Racing is a longstanding and hugely popular spring and summer tradition in the U.S. And when it comes to car racing events, they don’t get any bigger than the Indianapolis 500. The world’s largest single-day spectator sporting event, the Indy 500 covers 500 miles – 200 laps on the world famous Indianapolis Motor Speedway’s 2.5-mile oval.
Built for speed and getting a whopping 3 miles per gallon, Indy racing cars conjure up what the American Chemical Society referred to as “images of gas-guzzling, pollution-belching environmental menaces” – not exactly “in tune” with a nationwide clean energy and energy efficiency drive.
As it turns out, the ethanol blends now being used in Indy race cars actually make their emissions cleaner than those of the cars Americans drive every day, however. That’s not all the organizers of the Indy 500 are doing to clean up their energy act.
A ribbon-cutting ceremony on July 1 marked the opening of the Indianapolis Motor Speedway (IMS) Solar Farm. Consisting of 39,312 solar photovoltaic (PV) panels ground-mounted along an under-utilized portion of the 1,000-acre campus, the 9-megawatt (MW) PV installation is the largest solar farm at any sporting facility in the world, according to an IMS press release.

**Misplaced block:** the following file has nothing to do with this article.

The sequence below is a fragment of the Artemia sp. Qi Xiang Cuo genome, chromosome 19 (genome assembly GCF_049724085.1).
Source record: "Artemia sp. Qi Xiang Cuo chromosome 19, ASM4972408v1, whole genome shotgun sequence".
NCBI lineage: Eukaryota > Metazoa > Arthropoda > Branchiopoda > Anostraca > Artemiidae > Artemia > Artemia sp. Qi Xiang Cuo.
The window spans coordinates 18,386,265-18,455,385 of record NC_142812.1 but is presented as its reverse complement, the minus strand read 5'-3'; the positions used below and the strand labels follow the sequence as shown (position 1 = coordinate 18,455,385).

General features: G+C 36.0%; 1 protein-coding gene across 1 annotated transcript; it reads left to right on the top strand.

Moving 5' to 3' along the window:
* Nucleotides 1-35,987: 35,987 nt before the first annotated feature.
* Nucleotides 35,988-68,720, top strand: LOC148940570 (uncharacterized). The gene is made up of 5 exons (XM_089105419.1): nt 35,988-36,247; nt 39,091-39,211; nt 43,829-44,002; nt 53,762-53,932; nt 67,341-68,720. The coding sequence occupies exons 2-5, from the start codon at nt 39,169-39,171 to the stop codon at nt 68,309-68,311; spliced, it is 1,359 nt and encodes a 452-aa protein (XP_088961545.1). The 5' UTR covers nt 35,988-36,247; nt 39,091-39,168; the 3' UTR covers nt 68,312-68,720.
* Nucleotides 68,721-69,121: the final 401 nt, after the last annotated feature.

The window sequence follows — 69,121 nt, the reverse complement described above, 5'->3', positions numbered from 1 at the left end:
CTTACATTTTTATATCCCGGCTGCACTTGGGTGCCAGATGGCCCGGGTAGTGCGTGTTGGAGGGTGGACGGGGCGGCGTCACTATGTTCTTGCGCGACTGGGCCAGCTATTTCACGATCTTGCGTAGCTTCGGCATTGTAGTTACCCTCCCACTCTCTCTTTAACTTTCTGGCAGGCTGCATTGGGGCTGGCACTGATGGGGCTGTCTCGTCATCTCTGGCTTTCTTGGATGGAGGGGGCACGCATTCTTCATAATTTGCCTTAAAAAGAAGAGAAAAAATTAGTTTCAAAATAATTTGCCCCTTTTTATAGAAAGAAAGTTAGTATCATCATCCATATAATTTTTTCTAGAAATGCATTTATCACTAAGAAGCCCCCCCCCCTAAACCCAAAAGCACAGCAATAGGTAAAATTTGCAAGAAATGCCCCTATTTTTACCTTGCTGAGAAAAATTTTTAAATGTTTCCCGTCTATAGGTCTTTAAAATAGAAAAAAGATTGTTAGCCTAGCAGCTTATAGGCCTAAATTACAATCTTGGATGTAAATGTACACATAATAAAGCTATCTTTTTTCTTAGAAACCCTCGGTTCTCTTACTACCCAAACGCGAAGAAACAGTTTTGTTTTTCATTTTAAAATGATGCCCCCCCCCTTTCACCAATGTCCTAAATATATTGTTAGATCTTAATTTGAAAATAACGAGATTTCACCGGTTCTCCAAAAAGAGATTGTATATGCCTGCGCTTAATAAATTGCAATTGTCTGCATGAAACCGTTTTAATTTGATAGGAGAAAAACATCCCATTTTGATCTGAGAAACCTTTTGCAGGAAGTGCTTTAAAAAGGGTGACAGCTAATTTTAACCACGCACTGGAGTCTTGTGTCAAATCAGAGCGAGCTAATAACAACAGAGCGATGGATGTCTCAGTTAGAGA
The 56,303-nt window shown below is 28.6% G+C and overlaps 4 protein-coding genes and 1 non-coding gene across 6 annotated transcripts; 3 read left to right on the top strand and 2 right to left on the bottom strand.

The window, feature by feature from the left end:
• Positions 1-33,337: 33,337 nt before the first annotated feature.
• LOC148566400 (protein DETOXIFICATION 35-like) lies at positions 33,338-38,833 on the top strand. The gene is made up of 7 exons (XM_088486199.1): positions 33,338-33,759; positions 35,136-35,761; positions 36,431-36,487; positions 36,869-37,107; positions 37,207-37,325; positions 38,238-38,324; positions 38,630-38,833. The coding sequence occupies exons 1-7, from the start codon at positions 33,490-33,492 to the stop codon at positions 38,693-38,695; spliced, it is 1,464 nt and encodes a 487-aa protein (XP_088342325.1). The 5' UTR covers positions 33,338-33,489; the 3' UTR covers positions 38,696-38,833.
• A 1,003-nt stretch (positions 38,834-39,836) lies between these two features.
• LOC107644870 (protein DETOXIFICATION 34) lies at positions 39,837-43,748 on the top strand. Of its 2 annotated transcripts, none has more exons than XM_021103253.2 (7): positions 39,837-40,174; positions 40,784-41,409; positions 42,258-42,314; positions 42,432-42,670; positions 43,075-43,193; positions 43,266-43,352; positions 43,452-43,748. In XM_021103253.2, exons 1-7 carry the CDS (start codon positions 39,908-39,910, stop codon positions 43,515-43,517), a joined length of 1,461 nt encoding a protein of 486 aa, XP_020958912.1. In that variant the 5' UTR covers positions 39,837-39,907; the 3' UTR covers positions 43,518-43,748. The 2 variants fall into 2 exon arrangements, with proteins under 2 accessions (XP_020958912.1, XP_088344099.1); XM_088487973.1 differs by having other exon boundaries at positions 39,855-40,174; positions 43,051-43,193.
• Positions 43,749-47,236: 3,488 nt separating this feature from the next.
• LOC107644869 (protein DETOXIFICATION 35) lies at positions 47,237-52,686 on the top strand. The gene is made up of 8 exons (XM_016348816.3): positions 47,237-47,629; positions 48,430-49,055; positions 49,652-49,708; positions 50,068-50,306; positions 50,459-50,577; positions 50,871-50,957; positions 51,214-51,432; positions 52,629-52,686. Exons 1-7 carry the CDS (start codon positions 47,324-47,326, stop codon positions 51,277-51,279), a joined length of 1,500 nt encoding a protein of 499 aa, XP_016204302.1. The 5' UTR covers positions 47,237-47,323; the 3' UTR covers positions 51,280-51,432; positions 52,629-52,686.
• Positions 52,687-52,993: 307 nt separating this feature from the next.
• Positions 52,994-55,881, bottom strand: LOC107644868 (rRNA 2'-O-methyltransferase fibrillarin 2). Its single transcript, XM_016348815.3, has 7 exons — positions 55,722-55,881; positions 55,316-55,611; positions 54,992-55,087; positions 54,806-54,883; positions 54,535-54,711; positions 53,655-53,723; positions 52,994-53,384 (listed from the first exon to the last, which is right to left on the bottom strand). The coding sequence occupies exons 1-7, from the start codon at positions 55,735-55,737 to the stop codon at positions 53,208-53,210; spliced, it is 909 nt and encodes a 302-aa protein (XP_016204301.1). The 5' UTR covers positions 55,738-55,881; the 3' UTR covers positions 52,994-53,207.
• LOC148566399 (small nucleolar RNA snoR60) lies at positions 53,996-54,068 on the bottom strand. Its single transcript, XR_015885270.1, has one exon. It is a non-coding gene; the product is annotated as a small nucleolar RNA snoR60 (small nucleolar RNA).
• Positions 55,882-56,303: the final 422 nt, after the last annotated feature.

The 9-MW Indianapolis Motor Speedway Solar Farm
Co-developed by San Jose, California’s SunWize Technologies and Phoenix-based Blue Renewable Energy, the IMS Solar Farm will offset the equivalent of 10,288 tons of carbon per year.
Blue Renewable Energy entered into a land-lease agreement with IMS to build the PV system on the property. SunWize was responsible for its design, engineering and installation, while Clenera and Swinerton Builders completed the engineering and construction for Centaurus Renewable Energy.
The electricity produced by the solar farm is to be purchased by Indianapolis Power & Light (IP&L) through a power purchase agreement (PPA), terms of which were not disclosed. IP&L will own the solar renewable energy credits (SRECs) the system earns.
Commenting on the commissioning of the 9-MW solar farm, IMS President J. Douglas Boles said:
“In 1909, the Indianapolis Motor Speedway was constructed in part to help advance the automotive industry, which at that time was the new technology of the day. Today, IMS is honored to be part of a partnership with IPL, SunWize and Blue Renewable Energy where innovation and technology are coming together to bring diversification of generation resources to this community.
“The unused land at the IMS property just east of the race track has been transformed into a solar energy production facility that will provide an alternative source of energy to IPL customers.”
The president of AES’ U.S. Strategic Business Unit, which owns IP&L, added:
“Solar generation is an important component of IPL’s commitment to developing renewable generation resources. The new IMS solar farm will be a constant reminder to those who visit the largest spectator sporting facility in the world of the creative solutions taking place here in Indianapolis to increase sustainability.”
IMS provided the following infographic, which lists facts and figures related to the new solar farm:
Image credits: Indianapolis Motor Speedway